Wednesday, February 13, 2013

You're never too old to change

Bikram has a very famous saying, “Never too old, never too bad, never too late, never too sick to start from scratch once again.” All Bikram teachers, and most regular practitioners know this saying and hopefully try to abide by the idea. New beginnings are always possible.

In December my grandmother died. She was 96. Until about a year before she died, she was pretty lucid. Grandma, or GiGi, as my daughter and her cousins called her, was not a flexible woman. Raised in North Dakota by Danish immigrant parents, she was a by-the-book conservative. Grandma majored in home economics in college and was tough on diet and physique. Grandma was wholly concerned with appearance both physically and socially. Once in my teens when the fashion among my clique was to wear men's pajamas to school, she hid me behind a large potted fern to take my photo so that just my head peeked out. At Grandma's house in Fargo, we did all kinds of crazy stuff that never happened in our bohemian-oriented, liberal house in Chicago. We made our beds, said grace before dinner, vacuumed the Oldsmobile, ate beef.

My grandfather was also conservative, a small-town doctor and 100% republican. But Grandpa somehow tempered Grandma's strictness. When my grandfather was alive, he would tease Grandma about her rigidness, "C'mon Sally, let'm have a big scoop of ice cream." My grandfather died when Grandma was in her late fifties and I think that might have made her tighten her rules-belt even more. When she visited us in Chicago, she organized my drawers and my closet, bought me Lanz of Salzberg nightgowns to replace the oversized t-shirts and underwear I slept in, and spent lots of time in the kitchen, scrutinizing the bizarre goings on..... the wok, the rugged butcher block table my family gathered around, the half-open bottles of wine. As a teenager, I always stressed out a bit before visits with Grandma. Would she like my outfit? My haircut? Once I became a parent, I stopped worrying so much. Grandma became GiGi. She loved being a great-grandmother. The focus was now off of me and placed lovingly onto my then tiny daughter who could really do nothing to offend GiGi at her young age.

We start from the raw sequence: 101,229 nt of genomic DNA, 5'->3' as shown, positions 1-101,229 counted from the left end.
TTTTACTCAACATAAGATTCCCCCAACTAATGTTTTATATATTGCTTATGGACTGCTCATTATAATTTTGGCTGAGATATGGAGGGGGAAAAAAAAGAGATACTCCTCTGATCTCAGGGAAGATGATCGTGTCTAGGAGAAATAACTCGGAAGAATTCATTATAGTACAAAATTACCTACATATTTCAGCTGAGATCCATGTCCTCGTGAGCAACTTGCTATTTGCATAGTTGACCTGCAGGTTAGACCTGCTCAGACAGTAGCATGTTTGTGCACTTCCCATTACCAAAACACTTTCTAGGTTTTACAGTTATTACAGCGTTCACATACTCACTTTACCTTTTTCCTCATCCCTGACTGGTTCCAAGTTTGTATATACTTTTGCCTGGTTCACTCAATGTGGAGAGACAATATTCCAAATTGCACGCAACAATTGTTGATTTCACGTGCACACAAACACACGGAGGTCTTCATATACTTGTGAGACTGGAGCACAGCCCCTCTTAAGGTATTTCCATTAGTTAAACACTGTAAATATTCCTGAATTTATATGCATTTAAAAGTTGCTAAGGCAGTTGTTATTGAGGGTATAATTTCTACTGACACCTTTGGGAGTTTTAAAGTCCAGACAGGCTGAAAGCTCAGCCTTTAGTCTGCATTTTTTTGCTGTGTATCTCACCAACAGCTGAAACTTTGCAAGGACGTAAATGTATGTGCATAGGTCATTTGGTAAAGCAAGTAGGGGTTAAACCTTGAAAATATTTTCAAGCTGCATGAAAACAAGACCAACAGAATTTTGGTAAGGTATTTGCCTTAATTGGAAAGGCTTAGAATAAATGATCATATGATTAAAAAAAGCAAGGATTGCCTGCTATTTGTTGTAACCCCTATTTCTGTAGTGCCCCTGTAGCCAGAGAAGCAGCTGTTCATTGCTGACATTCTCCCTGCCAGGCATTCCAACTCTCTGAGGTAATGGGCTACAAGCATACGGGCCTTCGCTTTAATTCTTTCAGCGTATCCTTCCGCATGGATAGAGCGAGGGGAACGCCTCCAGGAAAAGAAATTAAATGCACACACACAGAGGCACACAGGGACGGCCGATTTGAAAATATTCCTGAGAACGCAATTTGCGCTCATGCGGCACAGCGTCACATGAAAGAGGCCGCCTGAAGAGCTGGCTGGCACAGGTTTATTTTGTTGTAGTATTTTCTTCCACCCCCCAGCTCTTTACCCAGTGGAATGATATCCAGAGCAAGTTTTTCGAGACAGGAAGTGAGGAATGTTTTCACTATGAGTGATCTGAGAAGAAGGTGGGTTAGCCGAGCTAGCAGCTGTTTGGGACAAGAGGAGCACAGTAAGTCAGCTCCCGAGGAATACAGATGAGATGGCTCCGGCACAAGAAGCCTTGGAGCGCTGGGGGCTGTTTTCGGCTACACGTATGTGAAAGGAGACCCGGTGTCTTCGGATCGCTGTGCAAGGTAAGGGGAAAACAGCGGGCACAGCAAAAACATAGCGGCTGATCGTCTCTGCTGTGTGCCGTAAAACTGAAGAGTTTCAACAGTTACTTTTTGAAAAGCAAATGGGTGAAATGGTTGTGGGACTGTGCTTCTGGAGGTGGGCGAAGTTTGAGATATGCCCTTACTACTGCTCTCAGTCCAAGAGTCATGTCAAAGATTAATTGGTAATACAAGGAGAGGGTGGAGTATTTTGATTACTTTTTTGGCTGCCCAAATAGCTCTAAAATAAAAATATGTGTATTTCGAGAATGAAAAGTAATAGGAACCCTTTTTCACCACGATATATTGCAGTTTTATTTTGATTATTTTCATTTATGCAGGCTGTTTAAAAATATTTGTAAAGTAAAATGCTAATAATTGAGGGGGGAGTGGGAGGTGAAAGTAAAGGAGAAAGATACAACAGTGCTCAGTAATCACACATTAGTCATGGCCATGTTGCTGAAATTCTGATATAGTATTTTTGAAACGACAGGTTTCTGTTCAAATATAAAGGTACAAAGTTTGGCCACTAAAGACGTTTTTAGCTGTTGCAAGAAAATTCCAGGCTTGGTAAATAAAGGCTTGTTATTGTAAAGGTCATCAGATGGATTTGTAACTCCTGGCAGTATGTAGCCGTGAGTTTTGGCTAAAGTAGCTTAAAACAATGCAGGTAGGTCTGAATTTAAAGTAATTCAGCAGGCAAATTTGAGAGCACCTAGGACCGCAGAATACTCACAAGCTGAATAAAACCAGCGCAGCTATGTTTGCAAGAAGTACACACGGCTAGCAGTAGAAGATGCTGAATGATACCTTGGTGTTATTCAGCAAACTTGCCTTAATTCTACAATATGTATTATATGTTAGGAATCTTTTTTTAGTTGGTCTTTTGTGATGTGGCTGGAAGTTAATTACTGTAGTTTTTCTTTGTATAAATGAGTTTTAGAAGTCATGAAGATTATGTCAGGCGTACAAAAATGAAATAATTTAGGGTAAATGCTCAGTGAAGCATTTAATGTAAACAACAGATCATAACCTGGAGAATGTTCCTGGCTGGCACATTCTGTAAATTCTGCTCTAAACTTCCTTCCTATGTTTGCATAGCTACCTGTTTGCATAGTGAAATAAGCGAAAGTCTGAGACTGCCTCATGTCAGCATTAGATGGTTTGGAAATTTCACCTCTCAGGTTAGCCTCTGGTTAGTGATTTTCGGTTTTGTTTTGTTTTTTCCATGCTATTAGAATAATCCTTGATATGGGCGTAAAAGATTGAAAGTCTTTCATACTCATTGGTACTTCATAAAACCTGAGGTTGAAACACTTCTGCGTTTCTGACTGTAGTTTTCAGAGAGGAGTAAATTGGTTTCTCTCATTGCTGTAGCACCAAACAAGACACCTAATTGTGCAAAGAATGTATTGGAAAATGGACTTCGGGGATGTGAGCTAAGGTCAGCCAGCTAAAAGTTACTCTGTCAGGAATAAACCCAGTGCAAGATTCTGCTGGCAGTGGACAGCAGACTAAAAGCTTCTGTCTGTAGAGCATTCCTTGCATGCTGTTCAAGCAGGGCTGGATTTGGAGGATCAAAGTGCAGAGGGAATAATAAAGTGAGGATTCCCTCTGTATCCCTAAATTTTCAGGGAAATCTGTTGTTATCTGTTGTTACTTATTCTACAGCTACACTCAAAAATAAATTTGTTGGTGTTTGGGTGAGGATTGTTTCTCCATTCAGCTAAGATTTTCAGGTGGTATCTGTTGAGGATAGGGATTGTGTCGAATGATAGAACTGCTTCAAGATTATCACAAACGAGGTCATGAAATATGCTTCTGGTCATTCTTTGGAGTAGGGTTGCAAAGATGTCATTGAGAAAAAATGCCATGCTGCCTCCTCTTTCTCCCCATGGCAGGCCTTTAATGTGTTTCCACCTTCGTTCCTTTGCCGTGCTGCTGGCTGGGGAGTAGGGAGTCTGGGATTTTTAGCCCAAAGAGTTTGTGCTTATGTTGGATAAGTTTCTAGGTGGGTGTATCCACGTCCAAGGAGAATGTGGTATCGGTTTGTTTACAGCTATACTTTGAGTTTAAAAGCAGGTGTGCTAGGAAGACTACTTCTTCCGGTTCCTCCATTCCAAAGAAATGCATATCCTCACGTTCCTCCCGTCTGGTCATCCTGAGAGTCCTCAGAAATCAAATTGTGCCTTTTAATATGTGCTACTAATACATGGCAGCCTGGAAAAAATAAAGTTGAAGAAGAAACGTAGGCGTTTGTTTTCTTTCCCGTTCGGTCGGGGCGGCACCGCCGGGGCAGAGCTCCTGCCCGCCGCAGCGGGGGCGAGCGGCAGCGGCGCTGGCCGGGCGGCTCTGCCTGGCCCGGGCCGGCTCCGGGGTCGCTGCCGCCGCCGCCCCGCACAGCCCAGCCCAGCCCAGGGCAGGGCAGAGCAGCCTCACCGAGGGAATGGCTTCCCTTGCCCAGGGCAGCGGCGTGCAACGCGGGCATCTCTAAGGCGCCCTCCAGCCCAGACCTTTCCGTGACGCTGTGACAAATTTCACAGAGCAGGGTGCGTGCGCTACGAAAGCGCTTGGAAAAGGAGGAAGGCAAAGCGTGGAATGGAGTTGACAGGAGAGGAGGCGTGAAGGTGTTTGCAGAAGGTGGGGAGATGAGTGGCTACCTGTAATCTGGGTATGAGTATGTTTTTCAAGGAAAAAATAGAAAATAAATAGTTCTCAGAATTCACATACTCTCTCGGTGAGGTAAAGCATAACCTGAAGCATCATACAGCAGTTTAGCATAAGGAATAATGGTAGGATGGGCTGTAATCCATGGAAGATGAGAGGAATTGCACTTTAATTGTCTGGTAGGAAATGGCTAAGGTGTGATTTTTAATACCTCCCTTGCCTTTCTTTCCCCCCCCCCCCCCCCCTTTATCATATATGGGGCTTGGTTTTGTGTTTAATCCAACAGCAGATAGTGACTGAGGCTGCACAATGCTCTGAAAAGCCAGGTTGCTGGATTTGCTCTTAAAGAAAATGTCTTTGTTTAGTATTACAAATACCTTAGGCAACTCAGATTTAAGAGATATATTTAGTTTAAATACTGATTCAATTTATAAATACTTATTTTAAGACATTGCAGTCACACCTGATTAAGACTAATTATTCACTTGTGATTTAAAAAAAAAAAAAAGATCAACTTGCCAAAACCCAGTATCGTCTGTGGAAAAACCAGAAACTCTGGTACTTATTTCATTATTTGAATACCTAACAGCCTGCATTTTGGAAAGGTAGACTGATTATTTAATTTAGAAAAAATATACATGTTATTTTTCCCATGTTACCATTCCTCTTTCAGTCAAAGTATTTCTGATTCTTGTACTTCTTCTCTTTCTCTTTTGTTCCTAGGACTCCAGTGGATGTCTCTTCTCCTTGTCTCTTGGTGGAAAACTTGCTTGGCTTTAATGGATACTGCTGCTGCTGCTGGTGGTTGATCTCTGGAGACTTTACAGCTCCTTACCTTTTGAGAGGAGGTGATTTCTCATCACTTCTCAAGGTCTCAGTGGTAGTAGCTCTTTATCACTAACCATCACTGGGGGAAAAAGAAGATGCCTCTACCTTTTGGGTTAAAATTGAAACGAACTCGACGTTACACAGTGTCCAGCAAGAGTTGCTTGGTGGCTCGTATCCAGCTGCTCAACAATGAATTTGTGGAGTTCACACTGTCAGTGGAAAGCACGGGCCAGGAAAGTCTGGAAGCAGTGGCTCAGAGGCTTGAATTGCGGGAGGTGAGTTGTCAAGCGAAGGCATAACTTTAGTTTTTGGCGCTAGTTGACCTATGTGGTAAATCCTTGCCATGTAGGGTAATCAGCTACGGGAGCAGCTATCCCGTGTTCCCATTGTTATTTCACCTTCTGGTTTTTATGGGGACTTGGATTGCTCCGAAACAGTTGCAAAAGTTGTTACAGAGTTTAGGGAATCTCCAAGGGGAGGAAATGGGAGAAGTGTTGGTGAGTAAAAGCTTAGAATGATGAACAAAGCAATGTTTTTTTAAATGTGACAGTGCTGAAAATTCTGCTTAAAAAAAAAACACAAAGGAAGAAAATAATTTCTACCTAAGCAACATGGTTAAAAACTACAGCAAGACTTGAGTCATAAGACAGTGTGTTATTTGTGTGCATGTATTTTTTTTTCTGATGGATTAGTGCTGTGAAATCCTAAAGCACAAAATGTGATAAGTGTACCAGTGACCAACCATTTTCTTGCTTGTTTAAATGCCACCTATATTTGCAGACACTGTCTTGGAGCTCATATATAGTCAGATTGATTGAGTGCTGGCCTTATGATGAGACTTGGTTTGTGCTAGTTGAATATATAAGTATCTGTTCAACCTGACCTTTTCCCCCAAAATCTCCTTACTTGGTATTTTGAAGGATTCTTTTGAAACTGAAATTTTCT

When GiGi was in her eighties she got remarried to John. John had been a close friend of the family for years and after his wife Florence died, he and Grandma hooked up. John, unlike my republican physician grandfather, was a former academic, and a democrat. Grandma was totally smitten with John. She would coo, "Isn't he clever?" And he was. John published word puzzles that he'd distribute all over their retirement community, doing his part to stimulate his sharp mind and keep all the other old brains fresh. John mellowed Grandma out a lot. She was so in love, so tickled to be in a stimulating partnership, to find romance (again) this late in life, that she stopped really caring about what anyone else was doing. It was a joy to visit the newlyweds at their little apartment in Sun City, Arizona. They were truly happy.

In 2008, when Barak Obama was running for president, Grandma shocked us all by voting for him. My grandmother's first democratic vote, our first African American President, at the age of 92! Growing up, I remember hearing the adage, "s/he's too old to change" about people far younger, and far less rigid than Grandma. Sometimes when I'm teaching I tell this story about Grandma voting democratic. I watch people following their same old habits (we all have them). "If my republican Grandma can vote for Barak Obama at the age of 92, you can resist wiping your brow in Standing Separate Leg Head to Knee!" Never too old. Never too bad. Never too late. Never too sick. Cheers to Grandma!

Monday, February 11, 2013

Kids doing camel